Sami Yusuf, one of the leading Islamic Nasheed artists, had this to say on the matter: 'As a Muslim artist, I regularly seek clarication and advice from world-renowned scholars on art, music, singing and culture. Be informed that the subject of music is one of the most controversial topics in Islamic Jurisprudence. I respect those who consider music to be Haram. Yes eminent scholars of our past have opined such. However, I respect and follow the opinion of other eminent scholars – classical and contemporary, who permit singing and the use of musical instruments. The well-established jurisprudential rule states that ‘in matters where there is Ikhtilaf (differences of opinion) there is to be no condemnation of either opinion.'
One thing we can say that we all agree is that songs that are about sex, drugs and violence are not legit. Music that bigs up crime, racism, drugs, disrespects women, contains obscene lyrics and pornographic music videos must be avoided coz the Prophet (pbuh) has said: “adultery of the eyes is when it looks at that which is Harâm; adultery of the ears is when it listens to that which is Harâm.”
In fact, in order to create an atmosphere of joy and happiness, singing is recommended on festive occasions such as the days of 'Eid, weddings, feasts, births, Aqiqat (the celebration of the birth of a baby) and on the return of a traveller. But, the condition is
that the lyrics are clean.
Nasheed, The Islamic Alternative?
And anyway, there are more than enough Islamic alternatives. The likes of Sami Yusuf: an international star, has been described by Time magazine as, Islam's Biggest Rock Star has released many albums that touch on real issues that affect Muslims all around the world. For the RnB/hip-hop fans out there, Muslim rap is big business with annual sales in excess of $1.8bn in America alone. The likes of Native Deen, Mecca2Medina and Blakstone rap about real issues such as the war in Iraq, Muslim oppression and disunity. Feel free to blast the tunes but choose the decent ones. (For more information about Nasheeds see the Revival Guide to Nasheeds).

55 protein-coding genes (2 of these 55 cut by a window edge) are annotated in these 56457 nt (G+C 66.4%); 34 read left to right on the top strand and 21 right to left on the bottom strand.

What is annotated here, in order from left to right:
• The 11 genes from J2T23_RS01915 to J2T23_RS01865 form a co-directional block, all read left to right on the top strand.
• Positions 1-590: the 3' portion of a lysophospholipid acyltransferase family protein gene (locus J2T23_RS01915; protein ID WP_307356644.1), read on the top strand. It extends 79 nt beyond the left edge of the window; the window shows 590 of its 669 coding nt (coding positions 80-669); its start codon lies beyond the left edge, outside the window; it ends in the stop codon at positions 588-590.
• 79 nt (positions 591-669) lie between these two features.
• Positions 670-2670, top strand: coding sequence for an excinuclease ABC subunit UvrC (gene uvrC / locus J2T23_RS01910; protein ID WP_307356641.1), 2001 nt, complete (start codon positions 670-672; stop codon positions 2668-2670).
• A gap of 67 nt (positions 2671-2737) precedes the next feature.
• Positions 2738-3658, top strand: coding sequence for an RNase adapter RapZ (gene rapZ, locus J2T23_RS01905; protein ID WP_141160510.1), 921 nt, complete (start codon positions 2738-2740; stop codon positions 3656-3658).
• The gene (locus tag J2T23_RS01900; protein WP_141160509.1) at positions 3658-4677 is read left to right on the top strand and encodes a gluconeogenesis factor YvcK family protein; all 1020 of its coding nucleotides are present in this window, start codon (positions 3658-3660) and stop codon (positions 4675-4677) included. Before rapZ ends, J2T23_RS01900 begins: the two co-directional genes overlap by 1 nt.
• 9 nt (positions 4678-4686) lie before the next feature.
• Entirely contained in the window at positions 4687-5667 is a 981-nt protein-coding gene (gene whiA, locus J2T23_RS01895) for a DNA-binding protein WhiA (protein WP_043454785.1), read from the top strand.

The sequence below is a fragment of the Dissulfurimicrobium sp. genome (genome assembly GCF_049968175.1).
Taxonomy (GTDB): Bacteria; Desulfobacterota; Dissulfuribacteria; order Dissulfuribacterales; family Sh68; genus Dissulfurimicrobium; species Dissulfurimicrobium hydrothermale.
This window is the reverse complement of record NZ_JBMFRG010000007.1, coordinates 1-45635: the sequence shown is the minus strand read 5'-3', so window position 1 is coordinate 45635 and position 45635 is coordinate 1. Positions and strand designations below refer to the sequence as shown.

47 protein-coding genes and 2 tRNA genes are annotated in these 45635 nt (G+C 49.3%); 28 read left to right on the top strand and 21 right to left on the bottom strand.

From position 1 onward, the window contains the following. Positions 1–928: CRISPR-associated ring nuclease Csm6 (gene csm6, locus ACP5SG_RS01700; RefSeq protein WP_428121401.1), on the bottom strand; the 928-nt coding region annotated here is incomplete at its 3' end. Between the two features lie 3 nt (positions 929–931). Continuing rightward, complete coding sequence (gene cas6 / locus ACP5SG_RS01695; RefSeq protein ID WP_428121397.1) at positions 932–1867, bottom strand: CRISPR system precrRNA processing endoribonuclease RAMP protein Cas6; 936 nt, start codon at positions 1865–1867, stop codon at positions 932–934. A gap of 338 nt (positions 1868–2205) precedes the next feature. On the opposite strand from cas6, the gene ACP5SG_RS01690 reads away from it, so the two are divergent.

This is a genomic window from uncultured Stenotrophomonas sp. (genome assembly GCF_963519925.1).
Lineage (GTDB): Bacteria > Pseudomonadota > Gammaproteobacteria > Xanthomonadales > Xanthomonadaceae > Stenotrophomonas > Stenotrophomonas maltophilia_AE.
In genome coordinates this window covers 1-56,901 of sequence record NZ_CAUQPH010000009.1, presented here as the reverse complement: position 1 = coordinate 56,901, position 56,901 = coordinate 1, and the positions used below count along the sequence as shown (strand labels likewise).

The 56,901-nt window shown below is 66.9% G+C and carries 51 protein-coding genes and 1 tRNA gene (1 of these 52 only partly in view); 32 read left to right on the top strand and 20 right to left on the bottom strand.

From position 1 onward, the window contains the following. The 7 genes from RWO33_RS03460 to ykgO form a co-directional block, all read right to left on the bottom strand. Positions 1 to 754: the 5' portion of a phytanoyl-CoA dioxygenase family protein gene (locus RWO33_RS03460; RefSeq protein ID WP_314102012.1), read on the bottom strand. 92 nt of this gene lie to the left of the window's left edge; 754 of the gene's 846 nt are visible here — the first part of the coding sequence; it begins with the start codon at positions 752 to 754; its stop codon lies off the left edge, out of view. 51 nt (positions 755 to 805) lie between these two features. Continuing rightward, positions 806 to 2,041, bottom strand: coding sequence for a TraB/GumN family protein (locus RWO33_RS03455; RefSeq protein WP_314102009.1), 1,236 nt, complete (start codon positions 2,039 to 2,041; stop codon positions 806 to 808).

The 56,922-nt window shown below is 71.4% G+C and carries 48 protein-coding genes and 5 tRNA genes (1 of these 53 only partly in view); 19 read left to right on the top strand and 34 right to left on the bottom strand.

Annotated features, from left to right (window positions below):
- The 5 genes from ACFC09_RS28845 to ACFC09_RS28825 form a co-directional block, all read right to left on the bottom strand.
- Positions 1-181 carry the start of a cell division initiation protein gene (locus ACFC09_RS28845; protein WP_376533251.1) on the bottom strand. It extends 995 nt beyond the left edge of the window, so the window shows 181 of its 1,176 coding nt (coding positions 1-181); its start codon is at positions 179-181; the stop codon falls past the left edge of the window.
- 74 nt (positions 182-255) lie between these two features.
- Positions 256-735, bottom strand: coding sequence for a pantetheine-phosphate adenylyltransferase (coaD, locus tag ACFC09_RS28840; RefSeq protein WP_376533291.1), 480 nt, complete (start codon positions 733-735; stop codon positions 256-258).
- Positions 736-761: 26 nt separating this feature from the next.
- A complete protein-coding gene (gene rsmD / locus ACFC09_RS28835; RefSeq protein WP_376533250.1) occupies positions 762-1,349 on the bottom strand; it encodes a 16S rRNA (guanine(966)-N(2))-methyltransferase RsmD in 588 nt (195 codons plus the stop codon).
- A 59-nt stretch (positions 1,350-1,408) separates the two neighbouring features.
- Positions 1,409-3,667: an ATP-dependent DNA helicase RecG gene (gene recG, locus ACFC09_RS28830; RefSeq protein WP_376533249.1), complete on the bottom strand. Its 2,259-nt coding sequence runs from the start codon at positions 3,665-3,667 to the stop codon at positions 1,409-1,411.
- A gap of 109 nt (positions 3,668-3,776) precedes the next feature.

Of course, at the same time, not everyone is a fan of this alternative. In fact the likes of Yvonne Ridley describe Islamic boy bands like 786 and Mecca 2 Medina as the subject of the sort of female adulation you expect to see on American Pop Idol or the X-Factor, and recommends Muslims to “Listen not to what is Haram. But to listen to the pain of the global family”.
Make up your own decision regarding the Islamic stance on Music. But bear in mind that all scholars unanimously agree that dodgy lyrics and pornographic music videos are not acceptable.
So, next time you’re thinking about blasting the latest RnB/hip-hop tune, that’s telling you to shoot the white man, rape your partner, beat up your Mum, become a pimp and get high on drugs: please stop and think. If you have any respect for yourself or for the people you love. You’ll avoid all ‘parental advisory lyrics’ and you'll put on a Nasheed or a tune that fits the Islamic teachings.